Read-only logs from the Audit service, provided for you to analyze and search. Audit logs capture the information about API calls made to public endpoints throughout your tenancy. These include API calls made by the Console, Command Line Interface (CLI), Software Development Kits (SDK), your own custom clients, or other Oracle Cloud Infrastructure services.
Log Groups
Log groups are logical containers for logs. Use log groups to streamline log management, including applying IAM policy or searching sets of logs. You can move log groups from one compartment to another and all the logs contained in the log group moves with it.
Service Log Category
Services provide log categories for the different types of logs available for resources. For example, the Object Storage service supports the following log categories for storage buckets: read and write access events. Read access events capture download events, while write access events capture write events. Each service can have different log categories for resources. The log categories for one service have no relationship to the log categories of another service.
Service Connector Hub

Service Connector Hub moves logging data to other services in Oracle Cloud Infrastructure. For example, use Service Connector Hub to alarm on log data, send log data to databases, and archive log data to Object Storage. For more information, see Service Connector Hub Overview.

Unified Monitoring Agent
The fluentd-based agent that runs on customer machines (OCI instances), to help customers ingest custom logs.
Agent Configuration
A configuration of the Unified Monitoring Agent that that specifies how custom logs are ingested.

Resource Identifiers

Most types of Oracle Cloud Infrastructure resources have a unique, Oracle-assigned identifier called an Oracle Cloud ID (OCID). For information about the OCID format and other ways to identify your resources, see Resource Identifiers.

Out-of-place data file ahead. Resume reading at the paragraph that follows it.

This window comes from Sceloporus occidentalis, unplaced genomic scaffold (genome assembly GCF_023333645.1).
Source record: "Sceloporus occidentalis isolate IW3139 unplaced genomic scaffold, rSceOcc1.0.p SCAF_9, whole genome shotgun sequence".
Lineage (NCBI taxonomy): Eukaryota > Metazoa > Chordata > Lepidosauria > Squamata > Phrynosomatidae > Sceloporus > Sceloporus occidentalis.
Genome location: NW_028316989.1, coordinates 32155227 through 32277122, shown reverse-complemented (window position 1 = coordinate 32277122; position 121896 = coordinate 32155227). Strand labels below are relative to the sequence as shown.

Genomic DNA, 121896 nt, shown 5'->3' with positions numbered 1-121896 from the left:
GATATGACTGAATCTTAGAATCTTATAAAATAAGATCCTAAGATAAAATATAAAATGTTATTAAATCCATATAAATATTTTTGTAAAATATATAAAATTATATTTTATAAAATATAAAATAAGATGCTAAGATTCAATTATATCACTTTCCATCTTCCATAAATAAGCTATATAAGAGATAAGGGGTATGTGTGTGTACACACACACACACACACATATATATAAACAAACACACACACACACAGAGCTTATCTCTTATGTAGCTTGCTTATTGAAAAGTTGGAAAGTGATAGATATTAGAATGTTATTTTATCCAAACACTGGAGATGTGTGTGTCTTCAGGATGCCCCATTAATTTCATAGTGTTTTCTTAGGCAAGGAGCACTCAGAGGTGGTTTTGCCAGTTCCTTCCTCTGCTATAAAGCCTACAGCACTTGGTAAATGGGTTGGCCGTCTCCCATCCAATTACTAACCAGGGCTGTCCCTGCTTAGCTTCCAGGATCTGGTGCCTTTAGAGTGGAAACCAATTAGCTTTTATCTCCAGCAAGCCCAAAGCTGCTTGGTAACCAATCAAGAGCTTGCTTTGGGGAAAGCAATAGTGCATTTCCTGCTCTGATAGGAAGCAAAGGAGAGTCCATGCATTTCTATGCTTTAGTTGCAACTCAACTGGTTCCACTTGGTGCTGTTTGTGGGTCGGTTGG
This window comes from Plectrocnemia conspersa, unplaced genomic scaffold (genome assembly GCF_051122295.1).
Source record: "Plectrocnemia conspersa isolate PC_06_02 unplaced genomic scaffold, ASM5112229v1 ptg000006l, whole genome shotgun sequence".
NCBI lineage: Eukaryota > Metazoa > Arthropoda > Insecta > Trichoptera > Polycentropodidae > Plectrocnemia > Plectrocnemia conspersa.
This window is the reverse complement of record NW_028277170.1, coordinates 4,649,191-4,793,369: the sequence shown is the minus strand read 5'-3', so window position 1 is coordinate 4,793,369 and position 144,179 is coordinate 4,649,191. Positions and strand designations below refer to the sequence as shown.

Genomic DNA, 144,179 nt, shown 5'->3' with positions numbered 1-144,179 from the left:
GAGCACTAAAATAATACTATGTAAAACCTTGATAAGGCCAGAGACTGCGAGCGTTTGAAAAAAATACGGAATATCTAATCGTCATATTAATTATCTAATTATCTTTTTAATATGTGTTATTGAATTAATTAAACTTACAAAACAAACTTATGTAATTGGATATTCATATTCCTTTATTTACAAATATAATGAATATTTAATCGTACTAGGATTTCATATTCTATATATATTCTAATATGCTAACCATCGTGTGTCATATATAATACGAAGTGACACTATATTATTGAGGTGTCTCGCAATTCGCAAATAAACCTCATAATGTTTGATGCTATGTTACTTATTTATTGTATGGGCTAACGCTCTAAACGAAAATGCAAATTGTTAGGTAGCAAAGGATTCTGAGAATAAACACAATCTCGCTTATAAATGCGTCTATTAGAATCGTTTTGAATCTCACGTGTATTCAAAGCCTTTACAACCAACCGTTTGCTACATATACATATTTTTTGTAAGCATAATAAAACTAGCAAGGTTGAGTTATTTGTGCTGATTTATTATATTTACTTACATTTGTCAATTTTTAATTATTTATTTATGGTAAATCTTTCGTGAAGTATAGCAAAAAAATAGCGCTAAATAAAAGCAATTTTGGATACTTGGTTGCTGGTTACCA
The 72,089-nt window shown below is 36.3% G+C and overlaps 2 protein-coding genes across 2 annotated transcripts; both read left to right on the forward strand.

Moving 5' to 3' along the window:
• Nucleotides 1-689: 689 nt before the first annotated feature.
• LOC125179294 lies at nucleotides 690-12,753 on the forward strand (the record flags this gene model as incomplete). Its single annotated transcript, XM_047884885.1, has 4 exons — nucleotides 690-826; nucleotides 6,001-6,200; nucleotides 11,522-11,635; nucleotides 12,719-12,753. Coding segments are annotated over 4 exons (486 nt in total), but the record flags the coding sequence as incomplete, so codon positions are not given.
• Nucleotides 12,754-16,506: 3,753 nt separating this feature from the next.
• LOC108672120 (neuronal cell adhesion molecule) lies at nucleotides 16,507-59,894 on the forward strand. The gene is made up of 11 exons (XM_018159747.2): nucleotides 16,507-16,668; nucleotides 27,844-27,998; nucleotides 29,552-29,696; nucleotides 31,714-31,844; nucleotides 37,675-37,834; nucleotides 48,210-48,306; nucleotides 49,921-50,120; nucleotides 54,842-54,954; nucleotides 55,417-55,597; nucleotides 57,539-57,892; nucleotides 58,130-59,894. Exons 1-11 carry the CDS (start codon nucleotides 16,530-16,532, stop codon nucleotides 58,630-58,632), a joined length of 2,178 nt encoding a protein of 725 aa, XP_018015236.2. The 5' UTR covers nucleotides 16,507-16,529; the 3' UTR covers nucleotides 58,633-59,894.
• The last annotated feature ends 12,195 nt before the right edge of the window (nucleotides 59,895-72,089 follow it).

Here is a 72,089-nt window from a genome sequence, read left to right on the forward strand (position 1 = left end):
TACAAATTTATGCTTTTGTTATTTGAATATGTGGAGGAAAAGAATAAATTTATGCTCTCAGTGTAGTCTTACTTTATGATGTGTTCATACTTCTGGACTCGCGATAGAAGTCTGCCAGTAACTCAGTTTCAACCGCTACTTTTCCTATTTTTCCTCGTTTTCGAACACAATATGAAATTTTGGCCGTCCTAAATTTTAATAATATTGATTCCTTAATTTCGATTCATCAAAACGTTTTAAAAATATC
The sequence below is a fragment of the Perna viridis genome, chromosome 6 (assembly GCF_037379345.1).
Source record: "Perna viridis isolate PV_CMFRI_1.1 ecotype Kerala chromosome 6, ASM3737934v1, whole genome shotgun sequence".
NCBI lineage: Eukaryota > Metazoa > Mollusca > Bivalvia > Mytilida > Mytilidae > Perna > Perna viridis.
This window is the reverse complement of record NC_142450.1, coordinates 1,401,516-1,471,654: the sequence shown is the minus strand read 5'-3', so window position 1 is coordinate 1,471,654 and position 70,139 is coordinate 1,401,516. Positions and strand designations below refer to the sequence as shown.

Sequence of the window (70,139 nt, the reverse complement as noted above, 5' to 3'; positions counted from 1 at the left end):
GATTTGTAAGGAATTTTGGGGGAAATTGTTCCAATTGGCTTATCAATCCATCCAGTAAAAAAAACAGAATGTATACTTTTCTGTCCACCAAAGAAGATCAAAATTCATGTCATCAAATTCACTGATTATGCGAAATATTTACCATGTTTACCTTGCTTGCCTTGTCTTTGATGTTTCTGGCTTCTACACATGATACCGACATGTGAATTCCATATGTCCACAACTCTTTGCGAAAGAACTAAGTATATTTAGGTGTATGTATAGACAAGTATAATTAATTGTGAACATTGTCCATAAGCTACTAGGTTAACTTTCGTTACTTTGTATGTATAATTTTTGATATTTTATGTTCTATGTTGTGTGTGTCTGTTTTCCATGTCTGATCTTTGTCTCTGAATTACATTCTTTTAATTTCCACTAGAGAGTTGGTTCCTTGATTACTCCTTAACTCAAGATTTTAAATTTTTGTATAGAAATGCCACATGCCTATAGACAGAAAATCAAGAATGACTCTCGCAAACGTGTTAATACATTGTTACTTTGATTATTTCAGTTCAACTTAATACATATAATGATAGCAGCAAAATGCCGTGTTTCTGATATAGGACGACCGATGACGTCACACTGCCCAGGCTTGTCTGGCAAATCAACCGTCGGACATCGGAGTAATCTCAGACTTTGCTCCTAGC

Ways to Access Oracle Cloud Infrastructure

You can access Oracle Cloud Infrastructure using the Console (a browser-based interface) or the REST API. Instructions for the Console and API are included in topics throughout this guide. For a list of available SDKs, see Software Development Kits and Command Line Interface.

To access the Console, you must use a supported browser. To go to the Console sign-in page, open the navigation menu at the top of this page and click Infrastructure Console. You will be prompted to enter your cloud tenant, your user name, and your password.

Availability

Logging is available in all the regions of the commercial realm.

Important

Service logs have their own regional availability requirements in addition to the logging availability requirement. To enable service logs, you must be in a region supported by Logging and the supported service. For region availability of supported services, see Service Log Reference.

Authentication and Authorization

Each service in Oracle Cloud Infrastructure integrates with IAM for authentication and authorization, for all interfaces (the Console, SDK or CLI, and REST API).

An administrator in your organization needs to set up groups , compartments , and policies  that control which users can access which services, which resources, and the type of access. For example, the policies control who can create new users, create and manage the cloud network, launch instances, create buckets, download objects, etc. For more information, see Getting Started with Policies. For specific details about writing policies for each of the different services, see Policy Reference.

If you’re a regular user (not an administrator) who needs to use the Oracle Cloud Infrastructure resources that your company owns, contact your administrator to set up a user ID for you. The administrator can confirm which compartment or compartments you should be using.

For administrators: Use the following topics to find examples of IAM policy for Logging:

Limits on Logging

In your tenancy, you can create a maximum of:

Resource Limit
Service logs 500 logs per tenancy
Log groups 100 log groups per tenancy

See Service Limits for a list of applicable limits and instructions for requesting a limit increase.